In terms of the Ring of Fire, Indonesia had just been too quiet. Warnings that Mount Merapi, which towers above the outskirts of Yogyakarta city on Java island, was about to erupt, were heeded by some and ignored by many. On Monday, a 7.5 magnitude quake triggered a tsunami that hit the remote western Mentawai islands killing at least 343.  A day later, Mount Merapi erupted, killing at least 34.  It took almost three days for Jakarta based photographer Crack Palinggi to reach the scene of the devastation caused by the tsunami. Beawiharta was quicker to scene of the volcano; needless to say it's always worth standing well back when people are evacuating from an erupting volcano.  Bea's picture screams panic, heat and noise of those fleeing as hot ash falls to earth, the drama amplified by the flash blur technique used.  It is in complete contrast to the picture taken a day later of sombre near silence as rescue workers crunch through the muffled ashen landscape like newly fallen snow.

from Russell Boyce:

Asia – A week in Pictures 17 October 2010

October 18, 2010

Only days after the world watched the 33 Chilean miners emerge from the bowels of the earth, triumphant, an explosion at another mine, half a world away, is making headlines, but on a much smaller scale. The blast in China is reported to have killed 26 miners and trapped 11, with rescue attempts hampered by coal dust. Last year over 2,600 miners died in industrial accidents in China, whose mining industry is considered the deadliest in the world. The access given to the photographer is quite amazing in the circumstances.

from Russell Boyce:

Asia – A Week in Pictures 10 October 2010

October 11, 2010

North Korea opened its doors and the internet to the World's media to allow a glimpse of the parade which marked the 65th anniversary of the founding of the Workers' Party. More importantly, it gave the world its first independent look at the protege Kim Jong-un. China based Chief Photographer Petar Kujundzic took full advantage of the opportunity.  The warmth of the picture of the women soldiers smiling - a rare glimpse into the world from which we normally only get formal, over compressed and pixelated images.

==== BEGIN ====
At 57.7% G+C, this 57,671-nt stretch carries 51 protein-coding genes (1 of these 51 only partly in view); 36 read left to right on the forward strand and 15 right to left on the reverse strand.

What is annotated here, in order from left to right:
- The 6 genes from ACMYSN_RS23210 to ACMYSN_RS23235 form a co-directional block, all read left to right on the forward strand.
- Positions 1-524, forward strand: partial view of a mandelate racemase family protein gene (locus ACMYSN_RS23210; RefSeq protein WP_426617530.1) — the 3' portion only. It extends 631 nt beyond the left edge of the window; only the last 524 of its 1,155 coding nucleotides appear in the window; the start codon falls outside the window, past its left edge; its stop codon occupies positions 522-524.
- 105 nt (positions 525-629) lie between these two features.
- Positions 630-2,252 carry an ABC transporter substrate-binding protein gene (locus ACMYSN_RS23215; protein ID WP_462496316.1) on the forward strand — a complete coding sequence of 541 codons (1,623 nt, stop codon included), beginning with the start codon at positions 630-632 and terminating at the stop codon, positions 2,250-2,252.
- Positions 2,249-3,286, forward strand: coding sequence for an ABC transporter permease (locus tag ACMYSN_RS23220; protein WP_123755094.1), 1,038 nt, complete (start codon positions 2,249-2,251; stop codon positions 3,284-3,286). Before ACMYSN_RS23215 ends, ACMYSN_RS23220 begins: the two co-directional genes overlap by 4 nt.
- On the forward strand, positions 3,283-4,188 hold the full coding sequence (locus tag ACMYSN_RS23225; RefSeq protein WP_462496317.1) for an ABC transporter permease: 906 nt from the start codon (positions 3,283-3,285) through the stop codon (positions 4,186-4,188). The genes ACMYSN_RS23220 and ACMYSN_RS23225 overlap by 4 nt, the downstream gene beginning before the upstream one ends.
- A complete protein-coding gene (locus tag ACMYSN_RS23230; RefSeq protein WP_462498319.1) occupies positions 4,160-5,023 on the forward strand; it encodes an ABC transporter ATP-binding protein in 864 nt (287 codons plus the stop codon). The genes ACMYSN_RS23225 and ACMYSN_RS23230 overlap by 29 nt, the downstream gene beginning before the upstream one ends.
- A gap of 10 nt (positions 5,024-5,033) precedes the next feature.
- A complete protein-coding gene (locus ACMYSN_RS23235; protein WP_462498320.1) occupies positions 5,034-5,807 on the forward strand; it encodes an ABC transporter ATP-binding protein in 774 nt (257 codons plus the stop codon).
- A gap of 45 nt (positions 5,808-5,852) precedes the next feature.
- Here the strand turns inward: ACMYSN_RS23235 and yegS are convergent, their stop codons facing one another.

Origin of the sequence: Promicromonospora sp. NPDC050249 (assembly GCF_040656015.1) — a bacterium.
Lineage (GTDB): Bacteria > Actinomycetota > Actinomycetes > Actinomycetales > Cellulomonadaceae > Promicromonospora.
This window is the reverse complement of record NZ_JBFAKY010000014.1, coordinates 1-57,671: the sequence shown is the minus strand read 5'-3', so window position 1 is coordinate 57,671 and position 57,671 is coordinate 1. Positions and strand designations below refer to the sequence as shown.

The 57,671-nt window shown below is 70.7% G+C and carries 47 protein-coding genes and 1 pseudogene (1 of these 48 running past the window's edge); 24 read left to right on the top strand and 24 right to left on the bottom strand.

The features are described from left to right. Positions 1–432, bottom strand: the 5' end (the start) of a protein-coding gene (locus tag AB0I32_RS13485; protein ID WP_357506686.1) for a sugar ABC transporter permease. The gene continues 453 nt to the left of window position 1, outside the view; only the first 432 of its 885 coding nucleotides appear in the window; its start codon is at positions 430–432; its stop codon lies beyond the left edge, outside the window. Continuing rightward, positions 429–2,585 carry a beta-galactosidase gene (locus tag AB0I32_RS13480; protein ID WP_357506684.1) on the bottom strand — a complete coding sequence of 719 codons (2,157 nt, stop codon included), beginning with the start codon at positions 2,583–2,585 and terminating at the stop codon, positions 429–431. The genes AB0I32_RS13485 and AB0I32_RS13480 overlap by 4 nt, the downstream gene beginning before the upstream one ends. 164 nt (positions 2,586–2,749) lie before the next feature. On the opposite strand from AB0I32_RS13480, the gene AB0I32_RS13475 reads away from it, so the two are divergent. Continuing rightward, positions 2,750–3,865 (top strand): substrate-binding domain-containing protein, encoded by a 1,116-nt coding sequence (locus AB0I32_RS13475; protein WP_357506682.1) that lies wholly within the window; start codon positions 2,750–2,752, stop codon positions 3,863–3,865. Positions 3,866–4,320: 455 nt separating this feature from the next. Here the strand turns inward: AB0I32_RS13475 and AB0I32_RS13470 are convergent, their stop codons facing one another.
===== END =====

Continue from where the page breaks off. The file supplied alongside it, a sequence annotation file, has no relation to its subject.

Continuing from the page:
from Russell Boyce:

Asia – A Week in Pictures 3 October, 2010

October 4, 2010

At the beginning of the week I had my doubts that we would actually see pictures from two major events taking place in Asia; North Korea's ruling Workers' Party conference, the biggest held for 30 years intended to push ahead the succession process for Kim Jong-il's son Kim Jong-Un and the opening ceremony for the Commonwealth Games in Delhi. As it turned out, the pictures from both fronted publications around the world.

Fly or dive? The spirit of the birdman

September 24, 2010

A combination photograph shows participants in the China Birdman contest in the southern Chinese city of Jiangmen in Guangdong province September 21, 2010.  REUTERS/Bobby Yip

When a flying machine is made in the shape of a flying horse, a dragon head or a television set, I wonder if anyone expects that it will really fly.

from Russell Boyce:

Asia – A Week in Pictures, September 19, 2010

September 20, 2010

This week has seen a dramatic increase in violence and tension throughout much of the Asia region, and  the pictures on the wire reflect this mood. It seems that actions by not only nations, armed groups but individuals have all had a dramatic impact on the mood of the region. The weight of the news feels almost claustrophobic as I try to keep on top of what is happening.